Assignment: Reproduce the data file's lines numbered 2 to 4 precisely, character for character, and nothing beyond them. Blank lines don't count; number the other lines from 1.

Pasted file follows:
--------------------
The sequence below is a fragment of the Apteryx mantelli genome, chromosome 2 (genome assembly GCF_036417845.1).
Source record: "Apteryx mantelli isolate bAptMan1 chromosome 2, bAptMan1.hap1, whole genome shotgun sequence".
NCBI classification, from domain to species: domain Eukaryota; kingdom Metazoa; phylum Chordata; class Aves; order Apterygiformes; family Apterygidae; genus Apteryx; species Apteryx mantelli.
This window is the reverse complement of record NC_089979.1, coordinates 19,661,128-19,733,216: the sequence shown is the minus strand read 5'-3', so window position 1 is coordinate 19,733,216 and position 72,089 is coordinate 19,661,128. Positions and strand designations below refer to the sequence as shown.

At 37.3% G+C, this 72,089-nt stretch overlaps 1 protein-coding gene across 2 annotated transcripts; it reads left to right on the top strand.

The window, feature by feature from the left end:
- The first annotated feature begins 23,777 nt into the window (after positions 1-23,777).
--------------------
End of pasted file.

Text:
Source record: "Apteryx mantelli isolate bAptMan1 chromosome 2, bAptMan1.hap1, whole genome shotgun sequence".
NCBI classification, from domain to species: domain Eukaryota; kingdom Metazoa; phylum Chordata; class Aves; order Apterygiformes; family Apterygidae; genus Apteryx; species Apteryx mantelli.
This window is the reverse complement of record NC_089979.1, coordinates 19,661,128-19,733,216: the sequence shown is the minus strand read 5'-3', so window position 1 is coordinate 19,733,216 and position 72,089 is coordinate 19,661,128. Positions and strand designations below refer to the sequence as shown.